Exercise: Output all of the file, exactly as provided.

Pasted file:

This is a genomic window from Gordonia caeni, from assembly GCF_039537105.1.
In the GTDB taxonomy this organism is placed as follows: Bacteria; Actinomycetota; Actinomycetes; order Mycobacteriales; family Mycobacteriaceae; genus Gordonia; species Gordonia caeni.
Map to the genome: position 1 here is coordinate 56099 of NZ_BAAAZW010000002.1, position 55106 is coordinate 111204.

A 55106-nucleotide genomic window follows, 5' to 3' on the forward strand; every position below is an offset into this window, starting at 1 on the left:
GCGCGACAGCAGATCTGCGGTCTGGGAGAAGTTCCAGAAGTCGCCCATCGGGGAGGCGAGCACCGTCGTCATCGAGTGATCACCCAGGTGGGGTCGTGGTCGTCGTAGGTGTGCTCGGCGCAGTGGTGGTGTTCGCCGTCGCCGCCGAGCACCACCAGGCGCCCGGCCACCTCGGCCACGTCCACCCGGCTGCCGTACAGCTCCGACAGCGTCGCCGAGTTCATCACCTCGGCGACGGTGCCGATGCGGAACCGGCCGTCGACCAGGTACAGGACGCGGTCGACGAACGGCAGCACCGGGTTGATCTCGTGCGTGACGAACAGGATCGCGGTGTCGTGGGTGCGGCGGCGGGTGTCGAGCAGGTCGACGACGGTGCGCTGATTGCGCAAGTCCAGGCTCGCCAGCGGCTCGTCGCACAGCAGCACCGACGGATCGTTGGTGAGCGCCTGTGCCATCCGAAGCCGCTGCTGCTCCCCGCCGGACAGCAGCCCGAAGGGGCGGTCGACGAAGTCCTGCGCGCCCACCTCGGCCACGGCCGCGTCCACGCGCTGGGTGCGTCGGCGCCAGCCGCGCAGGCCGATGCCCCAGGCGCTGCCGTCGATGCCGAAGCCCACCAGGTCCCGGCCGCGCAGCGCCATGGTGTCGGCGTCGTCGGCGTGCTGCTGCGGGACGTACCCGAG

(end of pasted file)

This is a genomic window from Gordonia caeni, from assembly GCF_039537105.1.
In the GTDB taxonomy this organism is placed as follows: Bacteria; Actinomycetota; Actinomycetes; order Mycobacteriales; family Mycobacteriaceae; genus Gordonia; species Gordonia caeni.
Map to the genome: position 1 here is coordinate 56099 of NZ_BAAAZW010000002.1, position 55106 is coordinate 111204.

A 55106-nucleotide genomic window follows, 5' to 3' on the forward strand; every position below is an offset into this window, starting at 1 on the left:
GCGCGACAGCAGATCTGCGGTCTGGGAGAAGTTCCAGAAGTCGCCCATCGGGGAGGCGAGCACCGTCGTCATCGAGTGATCACCCAGGTGGGGTCGTGGTCGTCGTAGGTGTGCTCGGCGCAGTGGTGGTGTTCGCCGTCGCCGCCGAGCACCACCAGGCGCCCGGCCACCTCGGCCACGTCCACCCGGCTGCCGTACAGCTCCGACAGCGTCGCCGAGTTCATCACCTCGGCGACGGTGCCGATGCGGAACCGGCCGTCGACCAGGTACAGGACGCGGTCGACGAACGGCAGCACCGGGTTGATCTCGTGCGTGACGAACAGGATCGCGGTGTCGTGGGTGCGGCGGCGGGTGTCGAGCAGGTCGACGACGGTGCGCTGATTGCGCAAGTCCAGGCTCGCCAGCGGCTCGTCGCACAGCAGCACCGACGGATCGTTGGTGAGCGCCTGTGCCATCCGAAGCCGCTGCTGCTCCCCGCCGGACAGCAGCCCGAAGGGGCGGTCGACGAAGTCCTGCGCGCCCACCTCGGCCACGGCCGCGTCCACGCGCTGGGTGCGTCGGCGCCAGCCGCGCAGGCCGATGCCCCAGGCGCTGCCGTCGATGCCGAAGCCCACCAGGTCCCGGCCGCGCAGCGCCATGGTGTCGGCGTCGTCGGCGTGCTGCTGCGGGACGTACCCGAG